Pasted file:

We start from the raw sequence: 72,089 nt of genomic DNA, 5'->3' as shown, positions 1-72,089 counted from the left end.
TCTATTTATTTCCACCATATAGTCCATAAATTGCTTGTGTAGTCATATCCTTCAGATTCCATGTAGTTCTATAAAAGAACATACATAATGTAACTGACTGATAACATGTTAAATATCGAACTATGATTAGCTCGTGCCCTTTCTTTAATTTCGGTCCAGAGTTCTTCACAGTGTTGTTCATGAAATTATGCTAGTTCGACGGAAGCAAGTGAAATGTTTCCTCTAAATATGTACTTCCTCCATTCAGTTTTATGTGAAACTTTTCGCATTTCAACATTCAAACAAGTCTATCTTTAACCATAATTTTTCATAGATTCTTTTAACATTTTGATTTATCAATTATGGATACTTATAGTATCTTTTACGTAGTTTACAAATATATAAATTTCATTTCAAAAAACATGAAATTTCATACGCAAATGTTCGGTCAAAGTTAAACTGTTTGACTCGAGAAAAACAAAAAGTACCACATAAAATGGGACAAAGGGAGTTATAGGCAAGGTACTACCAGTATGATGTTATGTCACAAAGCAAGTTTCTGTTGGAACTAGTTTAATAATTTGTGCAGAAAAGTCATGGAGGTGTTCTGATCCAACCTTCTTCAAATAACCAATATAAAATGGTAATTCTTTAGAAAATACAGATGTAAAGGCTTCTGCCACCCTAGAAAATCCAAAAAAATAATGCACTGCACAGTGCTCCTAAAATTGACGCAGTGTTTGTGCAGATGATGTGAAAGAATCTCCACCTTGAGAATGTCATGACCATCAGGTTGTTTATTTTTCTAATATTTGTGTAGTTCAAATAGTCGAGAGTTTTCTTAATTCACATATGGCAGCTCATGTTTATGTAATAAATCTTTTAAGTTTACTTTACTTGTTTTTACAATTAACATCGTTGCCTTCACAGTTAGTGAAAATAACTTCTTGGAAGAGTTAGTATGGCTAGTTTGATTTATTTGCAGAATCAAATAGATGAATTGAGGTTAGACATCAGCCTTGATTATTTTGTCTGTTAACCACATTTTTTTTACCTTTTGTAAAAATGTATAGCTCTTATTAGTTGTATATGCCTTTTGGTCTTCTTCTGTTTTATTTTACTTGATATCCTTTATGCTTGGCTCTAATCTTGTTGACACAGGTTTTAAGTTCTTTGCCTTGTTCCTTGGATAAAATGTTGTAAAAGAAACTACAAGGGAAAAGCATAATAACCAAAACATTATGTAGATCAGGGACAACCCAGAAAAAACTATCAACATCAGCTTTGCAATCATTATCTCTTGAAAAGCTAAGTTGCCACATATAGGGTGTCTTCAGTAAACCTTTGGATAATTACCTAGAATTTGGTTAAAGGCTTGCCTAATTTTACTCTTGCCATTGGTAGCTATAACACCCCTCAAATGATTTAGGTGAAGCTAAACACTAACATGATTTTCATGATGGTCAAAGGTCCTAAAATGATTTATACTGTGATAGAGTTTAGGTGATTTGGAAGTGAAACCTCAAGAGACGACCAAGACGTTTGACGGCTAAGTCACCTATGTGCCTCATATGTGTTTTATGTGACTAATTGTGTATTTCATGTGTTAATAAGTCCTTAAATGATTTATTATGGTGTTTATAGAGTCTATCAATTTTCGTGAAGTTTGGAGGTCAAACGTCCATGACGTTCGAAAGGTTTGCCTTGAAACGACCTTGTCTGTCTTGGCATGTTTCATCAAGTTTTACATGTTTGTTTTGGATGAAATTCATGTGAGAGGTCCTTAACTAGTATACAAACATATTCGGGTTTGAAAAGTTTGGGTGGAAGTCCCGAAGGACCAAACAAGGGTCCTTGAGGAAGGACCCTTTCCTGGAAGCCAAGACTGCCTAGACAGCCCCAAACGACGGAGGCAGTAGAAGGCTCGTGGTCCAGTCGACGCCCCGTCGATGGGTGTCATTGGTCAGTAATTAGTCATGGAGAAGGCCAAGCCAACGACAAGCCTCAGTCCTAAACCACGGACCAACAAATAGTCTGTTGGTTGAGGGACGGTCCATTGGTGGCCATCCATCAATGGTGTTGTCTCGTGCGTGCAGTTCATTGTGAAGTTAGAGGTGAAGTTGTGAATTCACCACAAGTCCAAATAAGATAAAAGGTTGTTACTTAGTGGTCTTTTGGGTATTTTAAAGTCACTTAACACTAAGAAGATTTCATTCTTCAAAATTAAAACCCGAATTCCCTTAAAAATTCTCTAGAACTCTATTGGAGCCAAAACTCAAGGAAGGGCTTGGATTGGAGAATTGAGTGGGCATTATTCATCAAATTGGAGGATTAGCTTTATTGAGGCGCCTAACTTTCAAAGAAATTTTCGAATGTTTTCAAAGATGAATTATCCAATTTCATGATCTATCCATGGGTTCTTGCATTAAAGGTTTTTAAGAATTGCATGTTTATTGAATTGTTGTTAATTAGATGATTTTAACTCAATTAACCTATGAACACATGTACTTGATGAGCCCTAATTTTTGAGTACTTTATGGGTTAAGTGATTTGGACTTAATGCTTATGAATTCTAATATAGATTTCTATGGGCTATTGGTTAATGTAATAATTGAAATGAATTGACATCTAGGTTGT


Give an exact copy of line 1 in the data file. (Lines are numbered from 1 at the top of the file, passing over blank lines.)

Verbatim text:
We start from the raw sequence: 72,089 nt of genomic DNA, 5'->3' as shown, positions 1-72,089 counted from the left end.